The Astronomer’s Holy Grail

Is that a planet, a galaxy or a Rosetta Stone? ichewmylips

The Astronomer’s Holy Grail

Is that a planet, a galaxy or a Rosetta Stone? ichewmylips

A vital part of professional astronomy is collecting data using large telescopes. In many cases, these telescopes are national or international facilities, with time available to all through a competitive process.

As a result, astronomers spend much of their time writing “observing proposals”, in which they are given just a few pages of text to make the case to an expert panel that the telescope should be pointed at their particular star, galaxy or other celestial object.

In an effort to convince the panel a project is worthy of telescope time, astronomers inevitably resort to grand rhetoric, overstated claims and outright hyperbole to argue their idea is more important than all the proposals against which it is competing.

But amidst all these grandiose declarations, there are two phrases so overused that only the most foolhardy astronomers invoke them: the “Holy Grail” and the “Rosetta Stone”.

Astronomers try to avoid these particular clichés because most findings, even quite important ones, do not live up to such high expectations: only very rarely is a discovery truly transformational. But if I could somehow discover anything I wanted, what would I choose?

Just this once, I will break the unwritten rule of astronomy, and will dare to suggest a Holy Grail and a Rosetta Stone for the next few decades of astronomy.

Seeing the accelerating universe

We have known for more than 80 years that the universe is expanding. But there now seems to be clear evidence the universe is not only expanding, but is also accelerating in its expansion. As yet nobody has any good explanation for how this could be happening.

The most popular theory is that the universe is filled with dark energy, a mysterious unexplained force that is pushing the cosmos apart.

But it may be that our basic theories of cosmology and gravity are wrong, or that our measurements of the universe’s expansion are seriously flawed.

How to break this impasse? Simple. Measure the rate of the universe’s expansion, by observing distant galaxies seemingly race away from us at high speed, just as astronomers have done routinely for decades.

But make this measurement with exquisite accuracy, and then repeat it again 20 years later. With the next generation of extremely large telescopes and ultra-precise instrumentation, it should be possible to attain the Holy Grail of cosmology: to see individual galaxies pick up speed in real time as the universe accelerates.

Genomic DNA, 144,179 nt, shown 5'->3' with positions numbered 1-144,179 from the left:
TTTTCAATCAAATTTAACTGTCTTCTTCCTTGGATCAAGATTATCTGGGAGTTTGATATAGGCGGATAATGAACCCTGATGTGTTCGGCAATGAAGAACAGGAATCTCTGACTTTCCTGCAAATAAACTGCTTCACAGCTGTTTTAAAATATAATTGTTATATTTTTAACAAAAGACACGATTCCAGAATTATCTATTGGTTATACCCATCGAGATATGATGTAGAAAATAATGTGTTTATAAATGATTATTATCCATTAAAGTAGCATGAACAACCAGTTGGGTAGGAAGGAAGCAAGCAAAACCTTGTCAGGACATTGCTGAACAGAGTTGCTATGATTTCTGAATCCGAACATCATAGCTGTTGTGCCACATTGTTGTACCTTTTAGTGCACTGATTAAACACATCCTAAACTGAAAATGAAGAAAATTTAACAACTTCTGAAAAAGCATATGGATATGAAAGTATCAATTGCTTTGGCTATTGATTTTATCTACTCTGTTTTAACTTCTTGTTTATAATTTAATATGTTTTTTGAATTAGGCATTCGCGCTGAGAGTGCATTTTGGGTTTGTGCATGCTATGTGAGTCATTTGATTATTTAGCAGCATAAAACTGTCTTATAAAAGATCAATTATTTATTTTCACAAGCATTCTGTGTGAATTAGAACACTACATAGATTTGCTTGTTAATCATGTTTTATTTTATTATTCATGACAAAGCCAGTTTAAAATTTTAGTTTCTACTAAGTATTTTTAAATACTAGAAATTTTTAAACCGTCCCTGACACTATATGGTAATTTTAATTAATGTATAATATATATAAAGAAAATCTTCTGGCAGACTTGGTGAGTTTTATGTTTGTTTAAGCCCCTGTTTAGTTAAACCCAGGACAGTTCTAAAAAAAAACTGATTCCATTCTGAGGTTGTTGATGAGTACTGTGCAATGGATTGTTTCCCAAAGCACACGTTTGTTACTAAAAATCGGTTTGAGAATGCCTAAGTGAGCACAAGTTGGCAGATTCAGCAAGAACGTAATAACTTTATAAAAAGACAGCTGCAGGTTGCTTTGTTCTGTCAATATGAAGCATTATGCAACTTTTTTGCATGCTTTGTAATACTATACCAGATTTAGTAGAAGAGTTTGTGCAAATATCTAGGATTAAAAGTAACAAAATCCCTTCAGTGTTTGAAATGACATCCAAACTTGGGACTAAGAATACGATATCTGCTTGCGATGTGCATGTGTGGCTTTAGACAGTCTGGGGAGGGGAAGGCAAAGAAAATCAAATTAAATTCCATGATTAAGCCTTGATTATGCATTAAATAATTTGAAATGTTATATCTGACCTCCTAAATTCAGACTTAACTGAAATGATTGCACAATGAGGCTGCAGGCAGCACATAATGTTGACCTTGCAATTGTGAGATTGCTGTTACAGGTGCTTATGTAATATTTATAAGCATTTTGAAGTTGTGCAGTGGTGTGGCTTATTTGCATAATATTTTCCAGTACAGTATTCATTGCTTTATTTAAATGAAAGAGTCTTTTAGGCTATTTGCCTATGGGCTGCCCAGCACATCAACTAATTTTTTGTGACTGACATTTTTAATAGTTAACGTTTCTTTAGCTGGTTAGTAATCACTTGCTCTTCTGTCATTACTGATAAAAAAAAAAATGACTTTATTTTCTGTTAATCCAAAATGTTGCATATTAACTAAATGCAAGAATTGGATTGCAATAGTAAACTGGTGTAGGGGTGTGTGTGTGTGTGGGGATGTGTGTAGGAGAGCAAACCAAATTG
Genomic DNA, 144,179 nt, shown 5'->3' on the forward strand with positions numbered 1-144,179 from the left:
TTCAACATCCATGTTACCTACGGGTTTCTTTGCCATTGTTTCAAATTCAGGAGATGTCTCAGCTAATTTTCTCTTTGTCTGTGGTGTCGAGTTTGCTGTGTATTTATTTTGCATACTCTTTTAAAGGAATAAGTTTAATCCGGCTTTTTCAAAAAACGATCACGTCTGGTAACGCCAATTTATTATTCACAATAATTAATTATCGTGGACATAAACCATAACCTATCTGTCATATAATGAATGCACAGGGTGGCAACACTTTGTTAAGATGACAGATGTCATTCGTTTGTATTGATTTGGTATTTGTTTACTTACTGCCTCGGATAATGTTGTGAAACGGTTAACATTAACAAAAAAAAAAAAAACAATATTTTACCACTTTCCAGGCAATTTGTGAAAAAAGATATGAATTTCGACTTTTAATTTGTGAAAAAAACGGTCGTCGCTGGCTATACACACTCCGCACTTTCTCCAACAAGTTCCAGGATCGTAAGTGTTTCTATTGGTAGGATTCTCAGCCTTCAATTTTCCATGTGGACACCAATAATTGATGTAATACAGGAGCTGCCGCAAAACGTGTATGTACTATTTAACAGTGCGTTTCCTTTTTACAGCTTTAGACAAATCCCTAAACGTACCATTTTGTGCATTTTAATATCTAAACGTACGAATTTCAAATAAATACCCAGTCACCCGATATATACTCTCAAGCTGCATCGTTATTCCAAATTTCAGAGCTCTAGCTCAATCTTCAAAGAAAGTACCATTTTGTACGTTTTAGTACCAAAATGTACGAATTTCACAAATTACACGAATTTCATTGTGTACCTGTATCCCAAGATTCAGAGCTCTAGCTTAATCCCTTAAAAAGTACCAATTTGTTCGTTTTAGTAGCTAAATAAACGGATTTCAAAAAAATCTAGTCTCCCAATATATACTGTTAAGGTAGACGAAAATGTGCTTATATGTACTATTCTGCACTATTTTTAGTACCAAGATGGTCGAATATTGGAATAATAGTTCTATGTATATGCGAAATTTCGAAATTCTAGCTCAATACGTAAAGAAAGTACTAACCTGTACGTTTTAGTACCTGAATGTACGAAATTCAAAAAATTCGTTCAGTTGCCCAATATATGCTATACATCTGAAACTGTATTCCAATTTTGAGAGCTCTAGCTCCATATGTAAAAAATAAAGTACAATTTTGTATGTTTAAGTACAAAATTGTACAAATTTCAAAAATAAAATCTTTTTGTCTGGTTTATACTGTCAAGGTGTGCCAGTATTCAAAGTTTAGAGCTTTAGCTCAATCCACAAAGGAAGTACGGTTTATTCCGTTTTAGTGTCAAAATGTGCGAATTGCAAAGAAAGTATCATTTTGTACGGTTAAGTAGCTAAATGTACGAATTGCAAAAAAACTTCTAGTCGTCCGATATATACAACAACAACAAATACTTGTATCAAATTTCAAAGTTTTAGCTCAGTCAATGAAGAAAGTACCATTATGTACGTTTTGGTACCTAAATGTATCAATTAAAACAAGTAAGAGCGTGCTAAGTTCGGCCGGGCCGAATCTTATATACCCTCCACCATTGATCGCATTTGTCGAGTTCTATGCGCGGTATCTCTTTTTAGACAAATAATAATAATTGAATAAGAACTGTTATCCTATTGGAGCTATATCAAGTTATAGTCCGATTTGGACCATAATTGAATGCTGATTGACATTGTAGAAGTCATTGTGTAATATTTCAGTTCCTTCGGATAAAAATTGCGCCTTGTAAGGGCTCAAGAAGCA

This will be an extraordinarily challenging experiment – we will effectively need to build a cosmic radar gun that can measure a change in speed by just 0.5 km/h at a distance of 12 billion light years! But it will be worth the effort – the reward would be a spectacular verification of our modern view of a bizarre, accelerating, universe.

A Milky Way supernova

Big stars (much bigger than the sun) end their lives in catastrophic explosions called supernovae. A supernova is so bright that it outshines the entire galaxy of hundreds of billions of stars in which it’s embedded. But the extreme brightness of these supernovae is offset by the very large distances from us at which they usually occur.

Frustratingly, we haven’t seen a supernova in our own Milky Way Galaxy since the year 1604, and the telescope was invented in 1608! Studies of other galaxies suggest that a galaxy like ours should host a supernova once every 50-100 years.

Indeed many supernova explosions have probably occurred in the Milky Way over the last 400 years, but they were probably buried deep within dark, thick clouds of dust, and so went unnoticed.

And so astronomers wait patiently for the big one – a supernova explosion on our doorstep. When this eventually happens, you won’t need a telescope to see it. A nearby supernova would be so bright you would be able to see it in broad daylight; at night, it would cast a shadow and would be bright enough to read by.

This exciting event will transform astronomy. Some astronomers will point their telescopes at the explosion to study it in more detail and to watch the stellar debris expand and gradually fade. Others will pore over historical records and measurements of the star that died, looking for vital clues to its impending doom in old data, which we then might be able to apply to future supernovae.

And yet more astronomers will begin running powerful simulations of exploding stars, in an attempt to explain the unfolding story and to predict key observations that would need to be made in the coming weeks and months.

Perversely, astronomers often express genuine concern as to the problems a Milky Way supernova would create. Modern telescopes are designed to study very faint objects – a nearby supernova would be so bright that it would be difficult to make accurate measurements. But no doubt when the big moment arrives, solutions will be found.

A Milky Way supernova will answer a huge number of questions about how the most massive stars end their lives, but will inevitably raise many more. Dare I say it: a Rosetta Stone?